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The American Christ
He was a capitalist. He was an urban reformer. He was a country boy. He was “Comrade Jesus,” a hardworking socialist. He was the world’s first ad man. For a century and a half, novelists have been trying to recapture the “real” Jesus.
November 1988 | Volume 39, Issue 7
Norwood writes that Joseph has died young, leaving the family threatened with poverty. Jesus steps in and builds up his boat business for his brothers and acquires money for his sisters’ dowries before setting out on his mission: “He had toiled to lift the shadow of poverty from the door of his father’s house. He had left nothing undone. His brothers were prosperous. His mother was happy.”
If lives of Jesus were one route to acclaim in American popular writing, another good bet through the nineteenth and early twentieth centuries was attacks on Catholicism. Before Uncle Tom’s Cabin the most popular book in America was Maria Monk’s Awful Disclosures (1836). It purported to describe the sexual degradation suffered by a novice in a Catholic convent. A hundred years later anti-Catholicism was still widespread in America, and Upton Sinclair found a way to combine the themes of Jesus fiction with anti-Catholicism. In Our Lady (1938) Sinclair made wicked fun of the Catholic cult of the Virgin.
The ad man Bruce Barton thought he was doing for the twentieth century what Jesus had done for the first.
American Catholics themselves began writing lives of Jesus only in the mid-twentieth century, much later than Protestants. Their sacramental tradition made the details of Jesus’ life and ministry less significant to them than to those Protestants who regarded him as a personal savior. Catholics used lives of Jesus principally as vehides of moral education. Father Madden’s Life of Christ (1960) is a fine example of the type, full of exhortations about going to confession regularly and avoiding lust, hypocrisy, greed, or pride, and reminding children of the need to follow Christ today, in absolute obedience, just as his disciples followed him long ago. “Yes, Christ called Peter, just as He calls the youth of today. His wanderings no longer take Him along the edge of the sea but into the schools and the drugstores. His call is the same. Follow Me!” As a child, says Madden, Jesus “was obedient to his parents. He never gave His parents any lip. When they sent Him to the store, He went happily.” And he was diligent, too: “He consecrated labor by the touch of His hand to a tool. This was the way He would support Mary when Joseph died. Christ was not a free-loader.”
Concern about juvenile delinquency in the 1950s and 1960s led Madden to emphasize how rigorously Jesus had avoided “the dead-end kids of Palestine,” but his jaunty prose, peppered with contemporary slang, was designed to show that there was nothing unfashionable or prissy about following Jesus: “Without having to resort to barbells, He was in top physical shape all His life. As a boy, nobody kicked sand in His face down on the beach.”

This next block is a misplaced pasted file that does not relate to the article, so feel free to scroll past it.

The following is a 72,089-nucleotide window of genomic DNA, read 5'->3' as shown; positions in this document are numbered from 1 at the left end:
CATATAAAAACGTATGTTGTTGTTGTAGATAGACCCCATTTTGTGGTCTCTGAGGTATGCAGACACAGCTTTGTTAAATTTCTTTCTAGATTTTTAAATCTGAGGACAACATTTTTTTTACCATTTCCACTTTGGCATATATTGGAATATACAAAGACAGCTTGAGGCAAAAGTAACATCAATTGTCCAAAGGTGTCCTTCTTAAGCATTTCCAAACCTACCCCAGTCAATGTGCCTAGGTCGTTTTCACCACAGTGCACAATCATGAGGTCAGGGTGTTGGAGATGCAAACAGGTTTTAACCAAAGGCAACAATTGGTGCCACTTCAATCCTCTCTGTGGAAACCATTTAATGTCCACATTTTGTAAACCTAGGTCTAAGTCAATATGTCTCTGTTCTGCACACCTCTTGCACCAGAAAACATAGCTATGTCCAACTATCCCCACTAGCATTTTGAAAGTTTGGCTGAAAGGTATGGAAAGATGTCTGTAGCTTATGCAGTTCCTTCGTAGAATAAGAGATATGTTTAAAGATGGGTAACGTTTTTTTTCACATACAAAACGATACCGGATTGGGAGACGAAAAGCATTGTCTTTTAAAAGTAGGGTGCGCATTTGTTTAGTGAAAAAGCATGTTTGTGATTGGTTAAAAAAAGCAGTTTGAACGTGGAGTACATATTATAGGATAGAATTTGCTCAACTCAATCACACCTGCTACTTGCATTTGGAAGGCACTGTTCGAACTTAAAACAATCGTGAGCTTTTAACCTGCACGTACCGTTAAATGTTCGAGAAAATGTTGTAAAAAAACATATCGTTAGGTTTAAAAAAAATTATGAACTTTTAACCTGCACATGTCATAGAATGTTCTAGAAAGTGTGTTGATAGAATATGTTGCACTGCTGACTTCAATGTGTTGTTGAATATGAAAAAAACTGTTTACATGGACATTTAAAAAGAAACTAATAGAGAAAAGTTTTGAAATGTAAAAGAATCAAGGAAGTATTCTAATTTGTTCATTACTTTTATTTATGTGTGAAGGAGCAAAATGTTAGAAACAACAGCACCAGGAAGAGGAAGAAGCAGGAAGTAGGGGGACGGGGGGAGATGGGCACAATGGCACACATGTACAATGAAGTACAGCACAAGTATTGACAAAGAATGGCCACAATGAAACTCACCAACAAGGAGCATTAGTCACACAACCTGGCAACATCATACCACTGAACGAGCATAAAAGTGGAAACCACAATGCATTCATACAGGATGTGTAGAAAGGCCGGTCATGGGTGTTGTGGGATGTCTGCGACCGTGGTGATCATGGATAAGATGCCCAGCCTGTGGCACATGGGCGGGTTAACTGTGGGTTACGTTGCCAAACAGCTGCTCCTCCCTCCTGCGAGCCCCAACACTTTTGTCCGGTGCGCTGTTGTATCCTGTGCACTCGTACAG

Concern over juvenile delinquency was shared by Catholics and Protestants alike in the fifties and sixties, and it is reflected in other parts of the Jesus literature. Karl Burke’s God Is for Real, Man (1964) sold briskly among the Christian counterculture groups of the sixties. While Madden spoke from the outside, warning against the temptations of delinquency, Burke spoke from the “inside”: he was a prison chaplain, ministering to young criminals. God Is for Real, Man consists of a retelling of many Bible stories by the juvenile offenders in his care. Burke noted that the language of the King James Version and the agricultural setting of the parables meant little to adolescents from city ghettos. The hip language and urban settings with which he replaced them were designed to emphasize the universal relevance of the stories when they are properly translated: “After Jesus busted outa the grave, He met two of his gang on the road. Man! Were they ever spooked and surprised....Thomas’s eyes almost bugged out when he saw Jesus. He just looked and looked. And he says to himself, How about that? They did level with me!”
Even today new lives of Jesus roll from the presses every year. In 1987 Marjorie Holmes published the last installment of a fictional trilogy on the life and times of Jesus, The Messiah. Echoing contemporary American concerns about the decline of the American family, Holmes has adopted the tactic of telling the principal incidents in Jesus’ life through the eyes of a woman and of placing all the Gospel characters in family settings. Indeed, Jesus’ mother and Simon Peter’s wife accompany the wandering disciples around Palestine. The family’s loyal pet dog, Benjamin, is there, too, trotting along beside his master and lying whimpering at last by the foot of the cross.
The Messiah appears in the aftermath of the “sexual revolution,” and Holmes is blunt about sexuality where many of her predecessors gave only veiled hints. Simon Peter’s wife, Adah, now has a physical reason for following Jesus: “She could not bear the thought of having Peter’s great body apart from hers another night.” Jesus himself is shown as having been in love with Tamara, a shepherd girl, and as having the same sexual urges as other men: “His humanity coursed through him, unleashing a pain and longing he had thought he would never feel again. He wanted to confide in Lazarus, to speak of it at last, for never had he felt closer to any man. But he knew he could not, dared not, for once the name of Tamara crossed his lips he would be undone....”